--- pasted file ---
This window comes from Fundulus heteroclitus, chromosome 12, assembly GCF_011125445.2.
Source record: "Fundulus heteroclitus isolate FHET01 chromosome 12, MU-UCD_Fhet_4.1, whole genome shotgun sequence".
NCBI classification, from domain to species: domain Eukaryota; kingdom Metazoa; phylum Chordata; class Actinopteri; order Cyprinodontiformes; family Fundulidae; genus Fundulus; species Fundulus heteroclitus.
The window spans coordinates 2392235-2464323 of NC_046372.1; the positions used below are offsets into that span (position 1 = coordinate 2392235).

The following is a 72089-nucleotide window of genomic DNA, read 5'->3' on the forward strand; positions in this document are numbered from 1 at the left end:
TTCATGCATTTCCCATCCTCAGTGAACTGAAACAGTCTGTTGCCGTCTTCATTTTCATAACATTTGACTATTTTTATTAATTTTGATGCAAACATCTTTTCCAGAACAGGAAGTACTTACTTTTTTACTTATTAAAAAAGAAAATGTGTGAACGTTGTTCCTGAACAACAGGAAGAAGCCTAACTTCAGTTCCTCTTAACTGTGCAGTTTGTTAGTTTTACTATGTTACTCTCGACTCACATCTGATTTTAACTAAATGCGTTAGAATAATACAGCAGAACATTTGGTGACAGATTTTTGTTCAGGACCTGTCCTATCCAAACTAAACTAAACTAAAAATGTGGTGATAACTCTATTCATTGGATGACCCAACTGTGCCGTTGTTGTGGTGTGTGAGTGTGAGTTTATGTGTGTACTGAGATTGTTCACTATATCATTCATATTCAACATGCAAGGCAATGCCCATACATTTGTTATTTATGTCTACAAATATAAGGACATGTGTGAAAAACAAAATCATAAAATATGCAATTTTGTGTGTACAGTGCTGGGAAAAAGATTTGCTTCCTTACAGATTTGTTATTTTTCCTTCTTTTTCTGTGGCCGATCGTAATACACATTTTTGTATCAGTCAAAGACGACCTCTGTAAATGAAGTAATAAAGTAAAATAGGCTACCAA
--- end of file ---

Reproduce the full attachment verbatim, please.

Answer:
This window comes from Fundulus heteroclitus, chromosome 12, assembly GCF_011125445.2.
Source record: "Fundulus heteroclitus isolate FHET01 chromosome 12, MU-UCD_Fhet_4.1, whole genome shotgun sequence".
NCBI classification, from domain to species: domain Eukaryota; kingdom Metazoa; phylum Chordata; class Actinopteri; order Cyprinodontiformes; family Fundulidae; genus Fundulus; species Fundulus heteroclitus.
The window spans coordinates 2392235-2464323 of NC_046372.1; the positions used below are offsets into that span (position 1 = coordinate 2392235).

The following is a 72089-nucleotide window of genomic DNA, read 5'->3' on the forward strand; positions in this document are numbered from 1 at the left end:
TTCATGCATTTCCCATCCTCAGTGAACTGAAACAGTCTGTTGCCGTCTTCATTTTCATAACATTTGACTATTTTTATTAATTTTGATGCAAACATCTTTTCCAGAACAGGAAGTACTTACTTTTTTACTTATTAAAAAAGAAAATGTGTGAACGTTGTTCCTGAACAACAGGAAGAAGCCTAACTTCAGTTCCTCTTAACTGTGCAGTTTGTTAGTTTTACTATGTTACTCTCGACTCACATCTGATTTTAACTAAATGCGTTAGAATAATACAGCAGAACATTTGGTGACAGATTTTTGTTCAGGACCTGTCCTATCCAAACTAAACTAAACTAAAAATGTGGTGATAACTCTATTCATTGGATGACCCAACTGTGCCGTTGTTGTGGTGTGTGAGTGTGAGTTTATGTGTGTACTGAGATTGTTCACTATATCATTCATATTCAACATGCAAGGCAATGCCCATACATTTGTTATTTATGTCTACAAATATAAGGACATGTGTGAAAAACAAAATCATAAAATATGCAATTTTGTGTGTACAGTGCTGGGAAAAAGATTTGCTTCCTTACAGATTTGTTATTTTTCCTTCTTTTTCTGTGGCCGATCGTAATACACATTTTTGTATCAGTCAAAGACGACCTCTGTAAATGAAGTAATAAAGTAAAATAGGCTACCAA